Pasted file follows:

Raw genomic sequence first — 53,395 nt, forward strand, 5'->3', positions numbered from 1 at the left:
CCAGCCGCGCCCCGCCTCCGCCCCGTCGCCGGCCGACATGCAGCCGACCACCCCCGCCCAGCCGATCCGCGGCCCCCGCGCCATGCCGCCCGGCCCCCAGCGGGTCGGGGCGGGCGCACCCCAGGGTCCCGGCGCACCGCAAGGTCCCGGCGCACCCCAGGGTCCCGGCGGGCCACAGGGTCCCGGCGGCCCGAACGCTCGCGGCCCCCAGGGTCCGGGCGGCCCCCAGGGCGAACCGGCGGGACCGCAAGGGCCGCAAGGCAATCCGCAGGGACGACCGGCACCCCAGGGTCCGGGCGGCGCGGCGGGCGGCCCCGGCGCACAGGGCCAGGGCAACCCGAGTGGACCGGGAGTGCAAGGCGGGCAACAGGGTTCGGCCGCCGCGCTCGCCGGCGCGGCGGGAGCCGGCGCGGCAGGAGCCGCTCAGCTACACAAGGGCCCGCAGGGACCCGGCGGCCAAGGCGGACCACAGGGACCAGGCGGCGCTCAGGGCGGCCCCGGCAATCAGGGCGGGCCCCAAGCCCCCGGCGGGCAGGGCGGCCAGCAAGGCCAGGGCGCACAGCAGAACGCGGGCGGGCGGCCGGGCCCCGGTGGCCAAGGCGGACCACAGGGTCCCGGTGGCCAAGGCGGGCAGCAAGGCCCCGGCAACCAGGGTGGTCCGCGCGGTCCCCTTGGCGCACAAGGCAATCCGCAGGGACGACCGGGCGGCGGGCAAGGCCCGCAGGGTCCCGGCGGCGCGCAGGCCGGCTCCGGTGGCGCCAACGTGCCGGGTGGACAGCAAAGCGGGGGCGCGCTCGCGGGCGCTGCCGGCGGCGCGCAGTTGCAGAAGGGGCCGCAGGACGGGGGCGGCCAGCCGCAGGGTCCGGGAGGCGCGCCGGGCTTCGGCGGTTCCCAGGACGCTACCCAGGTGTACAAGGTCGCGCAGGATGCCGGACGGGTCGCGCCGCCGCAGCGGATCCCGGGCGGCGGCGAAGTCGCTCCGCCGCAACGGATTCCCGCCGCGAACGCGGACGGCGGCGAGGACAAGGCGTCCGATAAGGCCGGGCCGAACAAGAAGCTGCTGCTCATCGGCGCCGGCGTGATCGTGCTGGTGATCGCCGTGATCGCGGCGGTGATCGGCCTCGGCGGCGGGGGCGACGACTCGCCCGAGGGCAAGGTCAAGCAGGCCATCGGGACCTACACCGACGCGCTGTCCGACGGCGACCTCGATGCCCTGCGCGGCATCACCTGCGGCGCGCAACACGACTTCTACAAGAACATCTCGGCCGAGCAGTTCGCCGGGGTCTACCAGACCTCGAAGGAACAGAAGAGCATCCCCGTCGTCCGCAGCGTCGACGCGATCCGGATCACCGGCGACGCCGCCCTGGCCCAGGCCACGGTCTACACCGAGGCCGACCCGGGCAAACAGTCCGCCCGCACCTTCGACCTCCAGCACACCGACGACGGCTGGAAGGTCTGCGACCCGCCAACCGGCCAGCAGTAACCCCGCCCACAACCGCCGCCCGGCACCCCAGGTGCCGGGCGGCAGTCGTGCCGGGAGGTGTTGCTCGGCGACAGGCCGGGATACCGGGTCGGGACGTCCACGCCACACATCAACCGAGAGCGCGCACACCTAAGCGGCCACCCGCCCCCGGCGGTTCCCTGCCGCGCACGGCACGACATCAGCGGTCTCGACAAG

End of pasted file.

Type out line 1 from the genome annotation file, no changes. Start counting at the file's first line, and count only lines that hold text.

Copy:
Raw genomic sequence first — 53,395 nt, forward strand, 5'->3', positions numbered from 1 at the left: